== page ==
In common with my own organisation, it is unlikely that the senders of these letters do see you as a “lackwit bumpkin” or, come to that, a “sodding charity”.

More likely they see you as a citizen of Great Britain, with a responsibility to contribute to the upkeep of the nation as a whole. Which brings me to my next point. Whilst there may be some spirit of truth in your assertion that the taxes you pay “go to shore up the canker-blighted, toppling folly that is the Public Services”, a moment’s rudimentary calculation ought to disabuse you of the notion that the government in any way expects you to “stump up for the whole damned party” yourself. The estimates you provide for the Chancellor’s disbursement of the funds levied by taxation, whilst colourful, are, in fairness, a little off the mark.

Less than you seem to imagine is spent on “junkets for Bunterish lickspittles” and “dancing whores” whilst far more than you have accounted for is allocated to, for example, “that box-ticking facade of a university system.”

A couple of technical points arising from direct queries: 1. The reason we don’t simply write “Muggins” on the envelope has to do with the vagaries of the postal system; 2. You can rest assured that “sucking the very marrow of those with nothing else to give” has never been considered as a practice because even if the Personal Allowance didn’t render it irrelevant, the sheer medical logistics involved would make it financially unviable.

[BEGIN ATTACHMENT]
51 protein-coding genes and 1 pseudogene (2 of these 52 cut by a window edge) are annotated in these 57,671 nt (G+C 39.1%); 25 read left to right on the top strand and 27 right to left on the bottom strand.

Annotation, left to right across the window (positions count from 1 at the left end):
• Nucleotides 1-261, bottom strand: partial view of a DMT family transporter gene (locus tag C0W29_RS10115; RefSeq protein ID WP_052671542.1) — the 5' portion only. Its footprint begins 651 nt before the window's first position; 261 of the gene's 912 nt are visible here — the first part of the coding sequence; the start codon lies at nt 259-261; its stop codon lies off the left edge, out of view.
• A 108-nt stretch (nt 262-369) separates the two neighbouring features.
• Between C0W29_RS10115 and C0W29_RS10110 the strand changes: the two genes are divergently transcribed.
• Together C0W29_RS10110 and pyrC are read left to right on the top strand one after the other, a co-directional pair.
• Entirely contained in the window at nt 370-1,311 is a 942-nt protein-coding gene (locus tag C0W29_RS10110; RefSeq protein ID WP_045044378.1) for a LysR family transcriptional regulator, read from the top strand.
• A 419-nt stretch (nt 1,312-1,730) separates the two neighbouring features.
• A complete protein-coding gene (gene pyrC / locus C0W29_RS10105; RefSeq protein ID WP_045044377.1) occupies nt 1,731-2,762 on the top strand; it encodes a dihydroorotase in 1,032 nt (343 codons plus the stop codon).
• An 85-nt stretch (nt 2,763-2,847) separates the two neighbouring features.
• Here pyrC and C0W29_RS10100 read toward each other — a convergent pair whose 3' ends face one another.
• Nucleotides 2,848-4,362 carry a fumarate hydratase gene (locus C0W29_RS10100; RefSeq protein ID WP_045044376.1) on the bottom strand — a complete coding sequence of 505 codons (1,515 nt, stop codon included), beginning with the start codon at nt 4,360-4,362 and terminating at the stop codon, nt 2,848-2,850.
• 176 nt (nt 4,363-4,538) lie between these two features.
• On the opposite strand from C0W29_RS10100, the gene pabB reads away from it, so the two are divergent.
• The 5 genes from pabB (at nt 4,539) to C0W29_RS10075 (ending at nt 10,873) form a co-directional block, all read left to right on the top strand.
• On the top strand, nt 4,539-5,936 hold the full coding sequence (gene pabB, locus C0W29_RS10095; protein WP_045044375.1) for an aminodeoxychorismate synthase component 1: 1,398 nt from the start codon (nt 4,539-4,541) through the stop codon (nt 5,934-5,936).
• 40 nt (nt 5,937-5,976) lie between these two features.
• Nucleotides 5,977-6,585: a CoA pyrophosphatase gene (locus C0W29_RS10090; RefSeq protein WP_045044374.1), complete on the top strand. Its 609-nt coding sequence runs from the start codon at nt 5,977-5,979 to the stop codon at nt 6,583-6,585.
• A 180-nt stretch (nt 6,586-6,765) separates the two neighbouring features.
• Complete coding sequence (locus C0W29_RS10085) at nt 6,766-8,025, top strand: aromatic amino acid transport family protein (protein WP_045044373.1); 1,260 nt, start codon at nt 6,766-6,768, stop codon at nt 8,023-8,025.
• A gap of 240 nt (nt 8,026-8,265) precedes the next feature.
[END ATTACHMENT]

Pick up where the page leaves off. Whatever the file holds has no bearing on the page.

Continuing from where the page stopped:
I trust this has helped. In the meantime, whilst I would not in any way wish to influence your decision one way or the other, I ought to point out that even if you did choose to “give the whole foul jamboree up and go and live in India” you would still owe us the money.

Please send it to us by Friday.

Yours sincerely,

H J Lee Customer Relations Inland Revenue

‘The Shap Cat’ – spotted again.

May 28, 2011

There are tales of big cat sightings from around Great Britain, Devon’s are particularly famous, and a friend of mine told me that he saw one himself once when he was hiking on Dartmoor, and was able to observe it for a few moments and was certain that it was too large to be anything ordinary, but conclusive proof’ of these creatures remains elusive.

Some say that they are panthers released from private menageries when the health & safety rules toughened up, others say that they are large domestic cats viewed without anything alongside to give the viewer a proper sense of their scale.

I am aware of two reported sightings of ‘the Shap Cat’. Shap is an upland limestone area of Westmorland that is pretty wild in parts and boasts stone circles, a fine ruined  abbey and according to some locals, one or more unusual felids.

One account, given by a game keeper was of a lynx-like animal that broke from cover and jumped cleanly over a drystone wall.

The second report is very recent and describes a jet-black labrador-sized animal with long tail that jumped nimbly on to a dry-stone wall, paused for a moment and then jumped down out of sight.

Though I cannot confirm the accounts myself, I hope one day to catch a glimpse of the Shap Cat.

Leonie’s Bit: Yet Another Off-colour Joke

May 28, 2011

Postman